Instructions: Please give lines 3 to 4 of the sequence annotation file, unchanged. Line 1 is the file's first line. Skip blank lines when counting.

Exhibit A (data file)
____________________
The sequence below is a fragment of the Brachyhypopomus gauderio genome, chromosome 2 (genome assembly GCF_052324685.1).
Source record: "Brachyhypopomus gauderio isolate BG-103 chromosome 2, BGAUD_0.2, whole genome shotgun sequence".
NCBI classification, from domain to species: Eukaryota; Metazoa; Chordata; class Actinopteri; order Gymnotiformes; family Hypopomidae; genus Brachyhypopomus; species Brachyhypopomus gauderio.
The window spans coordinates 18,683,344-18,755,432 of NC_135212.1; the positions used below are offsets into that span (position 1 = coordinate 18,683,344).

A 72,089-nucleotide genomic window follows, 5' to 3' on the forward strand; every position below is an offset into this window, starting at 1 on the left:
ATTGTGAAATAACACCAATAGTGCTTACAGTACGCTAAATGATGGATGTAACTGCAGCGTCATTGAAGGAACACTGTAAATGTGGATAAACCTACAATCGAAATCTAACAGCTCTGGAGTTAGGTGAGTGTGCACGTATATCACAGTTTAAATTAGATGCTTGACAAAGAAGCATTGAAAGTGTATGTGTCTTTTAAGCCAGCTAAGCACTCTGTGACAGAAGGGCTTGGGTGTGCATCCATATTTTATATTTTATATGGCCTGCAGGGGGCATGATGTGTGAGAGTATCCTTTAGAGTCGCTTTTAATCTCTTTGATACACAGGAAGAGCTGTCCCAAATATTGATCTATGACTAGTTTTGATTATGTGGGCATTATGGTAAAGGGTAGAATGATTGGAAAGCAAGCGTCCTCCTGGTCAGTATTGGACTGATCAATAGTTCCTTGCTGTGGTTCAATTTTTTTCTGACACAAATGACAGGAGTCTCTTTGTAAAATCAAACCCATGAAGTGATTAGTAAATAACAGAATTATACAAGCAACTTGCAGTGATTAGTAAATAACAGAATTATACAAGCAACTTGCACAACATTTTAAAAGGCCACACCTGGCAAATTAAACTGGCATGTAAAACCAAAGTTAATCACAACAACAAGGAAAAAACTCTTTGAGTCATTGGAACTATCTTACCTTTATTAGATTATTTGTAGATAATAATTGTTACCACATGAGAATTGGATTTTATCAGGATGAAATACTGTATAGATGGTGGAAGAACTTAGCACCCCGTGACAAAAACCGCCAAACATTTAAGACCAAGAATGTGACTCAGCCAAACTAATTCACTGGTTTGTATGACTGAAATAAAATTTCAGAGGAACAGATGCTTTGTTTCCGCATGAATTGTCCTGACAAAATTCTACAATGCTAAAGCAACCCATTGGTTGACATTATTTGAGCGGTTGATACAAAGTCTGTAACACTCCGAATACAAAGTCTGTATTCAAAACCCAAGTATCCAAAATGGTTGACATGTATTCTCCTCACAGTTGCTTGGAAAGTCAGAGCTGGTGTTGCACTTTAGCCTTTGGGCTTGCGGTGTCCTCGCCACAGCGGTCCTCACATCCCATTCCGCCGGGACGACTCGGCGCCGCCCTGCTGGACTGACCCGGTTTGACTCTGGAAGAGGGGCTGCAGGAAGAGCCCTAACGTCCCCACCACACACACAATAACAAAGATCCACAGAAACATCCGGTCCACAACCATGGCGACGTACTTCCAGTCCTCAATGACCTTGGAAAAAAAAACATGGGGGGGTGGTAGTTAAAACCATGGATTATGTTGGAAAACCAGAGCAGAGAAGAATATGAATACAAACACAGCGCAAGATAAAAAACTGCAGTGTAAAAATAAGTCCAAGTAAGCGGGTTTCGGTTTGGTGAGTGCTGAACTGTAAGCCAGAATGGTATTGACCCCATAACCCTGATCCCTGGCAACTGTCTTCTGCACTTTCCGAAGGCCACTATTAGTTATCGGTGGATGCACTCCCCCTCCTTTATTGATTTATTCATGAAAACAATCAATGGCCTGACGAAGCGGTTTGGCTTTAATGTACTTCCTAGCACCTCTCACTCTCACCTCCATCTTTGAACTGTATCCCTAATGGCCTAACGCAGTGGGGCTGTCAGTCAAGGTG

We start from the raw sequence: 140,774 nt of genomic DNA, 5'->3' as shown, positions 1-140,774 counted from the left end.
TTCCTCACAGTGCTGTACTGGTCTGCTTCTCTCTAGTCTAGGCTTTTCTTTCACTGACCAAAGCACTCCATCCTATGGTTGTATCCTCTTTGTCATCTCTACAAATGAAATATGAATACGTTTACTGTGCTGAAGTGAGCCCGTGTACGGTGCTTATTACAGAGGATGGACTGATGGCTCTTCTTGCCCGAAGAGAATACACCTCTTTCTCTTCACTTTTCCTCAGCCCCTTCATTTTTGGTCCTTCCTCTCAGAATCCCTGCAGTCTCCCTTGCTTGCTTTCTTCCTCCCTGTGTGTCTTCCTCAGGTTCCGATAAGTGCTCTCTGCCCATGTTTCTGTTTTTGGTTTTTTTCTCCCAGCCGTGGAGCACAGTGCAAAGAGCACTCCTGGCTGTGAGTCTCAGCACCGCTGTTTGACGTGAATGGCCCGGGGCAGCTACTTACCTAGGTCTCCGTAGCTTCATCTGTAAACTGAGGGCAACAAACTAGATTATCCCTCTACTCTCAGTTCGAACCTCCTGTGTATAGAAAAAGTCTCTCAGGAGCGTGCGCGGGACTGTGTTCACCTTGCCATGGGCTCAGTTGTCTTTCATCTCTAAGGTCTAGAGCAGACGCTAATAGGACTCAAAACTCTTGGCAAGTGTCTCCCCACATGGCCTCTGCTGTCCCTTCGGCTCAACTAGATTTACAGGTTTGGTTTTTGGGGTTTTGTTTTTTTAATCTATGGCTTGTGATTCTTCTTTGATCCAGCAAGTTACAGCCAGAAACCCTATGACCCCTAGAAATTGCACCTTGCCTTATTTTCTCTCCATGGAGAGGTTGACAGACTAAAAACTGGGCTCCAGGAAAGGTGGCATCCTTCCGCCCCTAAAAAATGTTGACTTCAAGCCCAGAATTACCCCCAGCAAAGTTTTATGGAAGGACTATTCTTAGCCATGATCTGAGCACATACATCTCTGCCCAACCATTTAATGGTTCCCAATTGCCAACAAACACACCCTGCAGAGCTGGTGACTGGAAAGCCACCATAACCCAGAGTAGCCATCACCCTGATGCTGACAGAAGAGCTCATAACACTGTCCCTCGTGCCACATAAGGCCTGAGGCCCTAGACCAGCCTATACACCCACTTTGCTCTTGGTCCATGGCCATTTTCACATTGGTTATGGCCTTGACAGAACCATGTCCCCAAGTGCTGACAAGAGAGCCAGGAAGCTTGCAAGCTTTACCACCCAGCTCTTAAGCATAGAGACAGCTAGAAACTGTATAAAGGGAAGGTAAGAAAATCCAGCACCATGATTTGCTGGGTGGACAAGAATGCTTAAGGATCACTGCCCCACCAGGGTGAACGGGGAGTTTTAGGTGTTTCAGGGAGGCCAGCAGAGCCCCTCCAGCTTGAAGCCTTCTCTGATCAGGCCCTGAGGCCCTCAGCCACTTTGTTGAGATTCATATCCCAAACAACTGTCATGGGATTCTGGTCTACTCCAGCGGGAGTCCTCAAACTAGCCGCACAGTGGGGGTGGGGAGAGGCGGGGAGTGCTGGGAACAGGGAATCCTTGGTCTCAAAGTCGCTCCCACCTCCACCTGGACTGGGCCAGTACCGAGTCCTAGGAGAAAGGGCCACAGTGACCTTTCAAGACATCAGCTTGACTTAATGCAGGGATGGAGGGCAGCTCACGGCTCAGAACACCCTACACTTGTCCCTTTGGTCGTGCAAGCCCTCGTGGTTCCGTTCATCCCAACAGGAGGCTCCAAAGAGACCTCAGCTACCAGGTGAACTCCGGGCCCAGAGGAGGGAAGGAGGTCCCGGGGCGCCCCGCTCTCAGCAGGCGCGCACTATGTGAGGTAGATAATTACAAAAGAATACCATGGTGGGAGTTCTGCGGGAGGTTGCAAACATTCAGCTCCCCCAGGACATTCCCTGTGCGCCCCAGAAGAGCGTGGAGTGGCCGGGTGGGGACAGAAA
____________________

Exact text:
NCBI classification, from domain to species: Eukaryota; Metazoa; Chordata; class Actinopteri; order Gymnotiformes; family Hypopomidae; genus Brachyhypopomus; species Brachyhypopomus gauderio.
The window spans coordinates 18,683,344-18,755,432 of NC_135212.1; the positions used below are offsets into that span (position 1 = coordinate 18,683,344).